Collecting rainwater is quite simple, and can be quite successful if you follow these steps:
Step 1: Sizing
There are several factors in deciding the appropriate size of your system:
- What is the area of your roof?
- How much space to you have allotted for your rainwater storage?
- What are your intended purposes for the collected rainwater?
Research the average amount of rainfall in your regional area, to help you determine how much water can be captured.
Step 2: Choosing the Proper System
Choose a collection tank that is suitable for your rainwater harvesting system.
|Fiberglass Tanks||no rust problem, durable|
|Polyethylene Tanks||affordable, mobile, available in an assortment of sizes and shapes|
|Plastic Garbage Can||affordable, available|
|Barrels||aesthetics, great for small household systems|
|Steel Drums||available, great for small harvesting systems, mobile|
|Galvanized Tanks||affordable, mobile|
|Concrete Tanks, Stone or Concrete Block||durable, permanent|
Cisterns sized from miniscule to mammoth gracefully store water captured on site until it is needed for toilets or garden hoses. Homeowners can put a 50-gallon rain barrel at the end of a downspout, or connect to gutters to an expandable “bladder” under the house. Underground storage tanks are en effective option for larger facilities. These products have been engineered to be durable, long-lasting and deter mosquitoes and animals.
Step 3: Location of Cistern
When determining the location for your rainwater harvesting tank be sure to place it at a high elevation point, 3 to 4 feet above ground is ideal, making sure that the structure is sturdy. Be aware that a 55-gallon full tank can weigh up to 500 pounds!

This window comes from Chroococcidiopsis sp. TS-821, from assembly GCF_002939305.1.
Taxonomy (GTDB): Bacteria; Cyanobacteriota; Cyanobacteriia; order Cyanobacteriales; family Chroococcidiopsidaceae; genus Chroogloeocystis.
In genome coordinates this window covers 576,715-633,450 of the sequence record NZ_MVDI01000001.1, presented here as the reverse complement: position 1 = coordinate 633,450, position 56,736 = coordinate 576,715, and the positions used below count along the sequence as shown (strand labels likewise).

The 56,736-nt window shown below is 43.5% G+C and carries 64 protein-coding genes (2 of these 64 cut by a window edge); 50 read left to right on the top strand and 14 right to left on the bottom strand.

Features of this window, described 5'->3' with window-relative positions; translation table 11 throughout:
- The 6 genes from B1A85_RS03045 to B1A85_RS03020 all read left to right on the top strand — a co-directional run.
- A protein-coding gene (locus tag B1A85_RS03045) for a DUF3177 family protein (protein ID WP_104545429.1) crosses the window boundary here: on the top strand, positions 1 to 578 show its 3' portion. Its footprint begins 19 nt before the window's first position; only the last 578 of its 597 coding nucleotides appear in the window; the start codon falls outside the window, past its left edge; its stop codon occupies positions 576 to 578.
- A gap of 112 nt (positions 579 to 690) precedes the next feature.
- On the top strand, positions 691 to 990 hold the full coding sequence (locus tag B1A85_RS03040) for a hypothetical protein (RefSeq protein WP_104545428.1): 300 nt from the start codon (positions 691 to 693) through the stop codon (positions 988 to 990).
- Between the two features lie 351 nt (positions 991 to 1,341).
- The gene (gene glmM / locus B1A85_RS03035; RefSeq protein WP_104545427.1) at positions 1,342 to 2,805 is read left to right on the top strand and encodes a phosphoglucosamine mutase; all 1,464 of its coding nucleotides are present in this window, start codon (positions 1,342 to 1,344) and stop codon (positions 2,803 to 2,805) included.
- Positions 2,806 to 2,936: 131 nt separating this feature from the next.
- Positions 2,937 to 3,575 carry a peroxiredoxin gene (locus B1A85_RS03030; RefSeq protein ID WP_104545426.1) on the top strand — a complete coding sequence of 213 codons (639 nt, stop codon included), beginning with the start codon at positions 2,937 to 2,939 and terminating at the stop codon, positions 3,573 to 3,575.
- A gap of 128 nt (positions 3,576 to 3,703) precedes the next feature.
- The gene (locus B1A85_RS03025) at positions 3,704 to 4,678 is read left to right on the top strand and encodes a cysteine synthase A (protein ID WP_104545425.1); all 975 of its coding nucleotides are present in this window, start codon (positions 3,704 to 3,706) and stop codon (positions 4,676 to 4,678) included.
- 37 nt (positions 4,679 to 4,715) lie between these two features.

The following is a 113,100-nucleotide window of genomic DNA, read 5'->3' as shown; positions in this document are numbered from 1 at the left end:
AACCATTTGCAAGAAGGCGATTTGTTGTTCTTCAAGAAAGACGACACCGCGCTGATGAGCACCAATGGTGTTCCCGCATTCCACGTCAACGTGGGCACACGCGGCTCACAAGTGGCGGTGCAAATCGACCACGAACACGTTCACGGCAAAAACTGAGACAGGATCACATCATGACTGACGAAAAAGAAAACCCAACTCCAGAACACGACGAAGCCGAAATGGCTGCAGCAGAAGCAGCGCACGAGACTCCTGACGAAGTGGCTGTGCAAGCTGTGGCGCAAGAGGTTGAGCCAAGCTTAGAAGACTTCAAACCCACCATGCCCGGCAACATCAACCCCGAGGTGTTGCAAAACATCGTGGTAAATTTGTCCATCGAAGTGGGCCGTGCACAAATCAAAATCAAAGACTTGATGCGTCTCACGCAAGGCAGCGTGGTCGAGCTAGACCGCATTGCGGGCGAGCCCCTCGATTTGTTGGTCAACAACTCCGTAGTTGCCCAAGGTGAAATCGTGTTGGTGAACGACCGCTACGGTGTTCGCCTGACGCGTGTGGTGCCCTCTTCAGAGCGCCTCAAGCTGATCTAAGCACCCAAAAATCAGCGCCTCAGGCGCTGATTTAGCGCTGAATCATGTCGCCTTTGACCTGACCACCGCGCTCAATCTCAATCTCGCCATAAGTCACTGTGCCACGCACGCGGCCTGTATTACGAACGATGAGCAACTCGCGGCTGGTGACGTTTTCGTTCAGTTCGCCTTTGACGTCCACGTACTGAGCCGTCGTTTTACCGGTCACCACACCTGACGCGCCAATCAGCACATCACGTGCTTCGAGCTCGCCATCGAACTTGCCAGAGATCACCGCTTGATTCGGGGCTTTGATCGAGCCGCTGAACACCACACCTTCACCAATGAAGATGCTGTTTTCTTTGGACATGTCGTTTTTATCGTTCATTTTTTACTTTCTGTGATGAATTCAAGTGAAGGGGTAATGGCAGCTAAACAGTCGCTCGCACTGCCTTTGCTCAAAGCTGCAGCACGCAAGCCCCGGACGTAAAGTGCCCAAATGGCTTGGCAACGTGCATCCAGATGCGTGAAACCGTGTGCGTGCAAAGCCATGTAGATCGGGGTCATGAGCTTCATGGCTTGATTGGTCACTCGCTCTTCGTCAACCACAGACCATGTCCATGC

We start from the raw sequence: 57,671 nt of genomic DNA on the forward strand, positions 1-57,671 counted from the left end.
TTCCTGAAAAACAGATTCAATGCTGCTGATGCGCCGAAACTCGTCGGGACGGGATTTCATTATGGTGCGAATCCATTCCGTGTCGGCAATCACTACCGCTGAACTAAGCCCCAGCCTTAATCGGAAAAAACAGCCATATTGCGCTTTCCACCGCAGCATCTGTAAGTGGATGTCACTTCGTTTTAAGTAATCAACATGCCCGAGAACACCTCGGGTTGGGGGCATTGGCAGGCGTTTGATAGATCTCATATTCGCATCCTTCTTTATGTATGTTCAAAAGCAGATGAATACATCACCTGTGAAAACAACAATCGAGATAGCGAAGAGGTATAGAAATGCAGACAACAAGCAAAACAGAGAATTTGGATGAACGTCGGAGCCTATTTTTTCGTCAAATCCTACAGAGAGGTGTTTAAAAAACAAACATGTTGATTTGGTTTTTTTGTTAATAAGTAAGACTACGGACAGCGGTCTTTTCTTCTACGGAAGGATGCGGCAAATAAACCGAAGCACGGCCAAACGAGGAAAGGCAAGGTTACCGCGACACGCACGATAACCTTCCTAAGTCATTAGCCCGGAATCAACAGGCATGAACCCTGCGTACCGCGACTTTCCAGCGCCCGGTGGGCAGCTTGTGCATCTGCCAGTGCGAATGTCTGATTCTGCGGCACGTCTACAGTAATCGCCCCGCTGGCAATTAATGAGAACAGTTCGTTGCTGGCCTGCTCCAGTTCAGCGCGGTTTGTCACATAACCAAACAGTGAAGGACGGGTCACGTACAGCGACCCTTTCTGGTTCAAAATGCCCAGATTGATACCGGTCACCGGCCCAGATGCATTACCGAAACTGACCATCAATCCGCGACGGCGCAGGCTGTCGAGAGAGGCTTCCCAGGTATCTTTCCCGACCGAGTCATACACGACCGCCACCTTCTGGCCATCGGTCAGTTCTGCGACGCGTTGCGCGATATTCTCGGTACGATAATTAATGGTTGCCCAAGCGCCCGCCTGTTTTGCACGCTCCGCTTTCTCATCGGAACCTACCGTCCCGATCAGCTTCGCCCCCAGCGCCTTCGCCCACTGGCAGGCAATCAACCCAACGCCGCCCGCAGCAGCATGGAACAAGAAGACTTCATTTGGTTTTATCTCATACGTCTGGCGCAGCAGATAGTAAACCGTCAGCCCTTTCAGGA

Above Ground Cisterns vs. Below Ground Cisterns
- Above Ground Cisterns: require little to no maintenance and are commonly found on residential sites. One advantage to having cisterns located above ground is the fact that gravity aids in guiding the water throughout the irrigation systems and no additional pumping is necessary.
- Below Ground Cisterns: are often more expensive than cisterns found above ground and are usually found in colder climates. Below ground cisterns have limited accessibility after they are installed, inhibiting leak repair and other maintenance thus requiring additional structural support to reduce the threat of the cistern floating. Unlike above ground cisterns, that require little to no pressure, underground cisterns require the use of a pump to obtain water. Underground cisterns do not to be located directly below gutters, which allows more flexibility, and they do not take away from yard space.